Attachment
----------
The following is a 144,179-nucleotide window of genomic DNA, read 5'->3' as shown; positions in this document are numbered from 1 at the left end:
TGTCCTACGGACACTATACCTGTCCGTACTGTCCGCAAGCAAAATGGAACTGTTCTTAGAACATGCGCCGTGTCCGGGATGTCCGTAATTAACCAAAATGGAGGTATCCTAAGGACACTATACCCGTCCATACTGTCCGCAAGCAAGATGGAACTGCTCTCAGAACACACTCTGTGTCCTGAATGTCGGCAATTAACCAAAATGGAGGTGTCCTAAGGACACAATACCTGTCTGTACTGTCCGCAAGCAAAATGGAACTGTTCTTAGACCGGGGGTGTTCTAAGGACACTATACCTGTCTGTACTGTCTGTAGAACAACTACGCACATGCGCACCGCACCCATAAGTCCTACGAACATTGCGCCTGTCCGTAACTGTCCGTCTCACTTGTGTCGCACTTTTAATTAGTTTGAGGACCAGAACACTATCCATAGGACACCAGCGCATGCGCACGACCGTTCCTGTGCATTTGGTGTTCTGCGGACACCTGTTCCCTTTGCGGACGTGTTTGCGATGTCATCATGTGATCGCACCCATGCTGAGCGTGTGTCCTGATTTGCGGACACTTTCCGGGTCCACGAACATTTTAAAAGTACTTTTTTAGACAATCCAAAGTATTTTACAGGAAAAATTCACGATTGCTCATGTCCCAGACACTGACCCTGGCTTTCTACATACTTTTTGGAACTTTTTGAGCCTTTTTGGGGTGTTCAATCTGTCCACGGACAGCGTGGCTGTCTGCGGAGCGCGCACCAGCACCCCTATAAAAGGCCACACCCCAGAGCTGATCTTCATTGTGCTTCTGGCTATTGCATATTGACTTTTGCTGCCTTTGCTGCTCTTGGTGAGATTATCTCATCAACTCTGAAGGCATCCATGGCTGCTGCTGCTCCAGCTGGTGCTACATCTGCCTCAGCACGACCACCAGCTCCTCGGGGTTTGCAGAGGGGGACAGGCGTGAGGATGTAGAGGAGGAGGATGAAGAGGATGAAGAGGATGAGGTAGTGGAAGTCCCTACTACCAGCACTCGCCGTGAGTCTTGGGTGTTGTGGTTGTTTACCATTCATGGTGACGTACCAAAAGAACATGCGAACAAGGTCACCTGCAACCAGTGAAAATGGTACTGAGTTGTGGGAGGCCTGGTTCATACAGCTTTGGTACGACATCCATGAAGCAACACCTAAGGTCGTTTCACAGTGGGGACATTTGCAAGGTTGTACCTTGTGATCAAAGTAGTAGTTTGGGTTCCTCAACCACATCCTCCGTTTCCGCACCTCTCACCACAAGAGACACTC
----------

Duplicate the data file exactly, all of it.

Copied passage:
The following is a 144,179-nucleotide window of genomic DNA, read 5'->3' as shown; positions in this document are numbered from 1 at the left end:
TGTCCTACGGACACTATACCTGTCCGTACTGTCCGCAAGCAAAATGGAACTGTTCTTAGAACATGCGCCGTGTCCGGGATGTCCGTAATTAACCAAAATGGAGGTATCCTAAGGACACTATACCCGTCCATACTGTCCGCAAGCAAGATGGAACTGCTCTCAGAACACACTCTGTGTCCTGAATGTCGGCAATTAACCAAAATGGAGGTGTCCTAAGGACACAATACCTGTCTGTACTGTCCGCAAGCAAAATGGAACTGTTCTTAGACCGGGGGTGTTCTAAGGACACTATACCTGTCTGTACTGTCTGTAGAACAACTACGCACATGCGCACCGCACCCATAAGTCCTACGAACATTGCGCCTGTCCGTAACTGTCCGTCTCACTTGTGTCGCACTTTTAATTAGTTTGAGGACCAGAACACTATCCATAGGACACCAGCGCATGCGCACGACCGTTCCTGTGCATTTGGTGTTCTGCGGACACCTGTTCCCTTTGCGGACGTGTTTGCGATGTCATCATGTGATCGCACCCATGCTGAGCGTGTGTCCTGATTTGCGGACACTTTCCGGGTCCACGAACATTTTAAAAGTACTTTTTTAGACAATCCAAAGTATTTTACAGGAAAAATTCACGATTGCTCATGTCCCAGACACTGACCCTGGCTTTCTACATACTTTTTGGAACTTTTTGAGCCTTTTTGGGGTGTTCAATCTGTCCACGGACAGCGTGGCTGTCTGCGGAGCGCGCACCAGCACCCCTATAAAAGGCCACACCCCAGAGCTGATCTTCATTGTGCTTCTGGCTATTGCATATTGACTTTTGCTGCCTTTGCTGCTCTTGGTGAGATTATCTCATCAACTCTGAAGGCATCCATGGCTGCTGCTGCTCCAGCTGGTGCTACATCTGCCTCAGCACGACCACCAGCTCCTCGGGGTTTGCAGAGGGGGACAGGCGTGAGGATGTAGAGGAGGAGGATGAAGAGGATGAAGAGGATGAGGTAGTGGAAGTCCCTACTACCAGCACTCGCCGTGAGTCTTGGGTGTTGTGGTTGTTTACCATTCATGGTGACGTACCAAAAGAACATGCGAACAAGGTCACCTGCAACCAGTGAAAATGGTACTGAGTTGTGGGAGGCCTGGTTCATACAGCTTTGGTACGACATCCATGAAGCAACACCTAAGGTCGTTTCACAGTGGGGACATTTGCAAGGTTGTACCTTGTGATCAAAGTAGTAGTTTGGGTTCCTCAACCACATCCTCCGTTTCCGCACCTCTCACCACAAGAGACACTC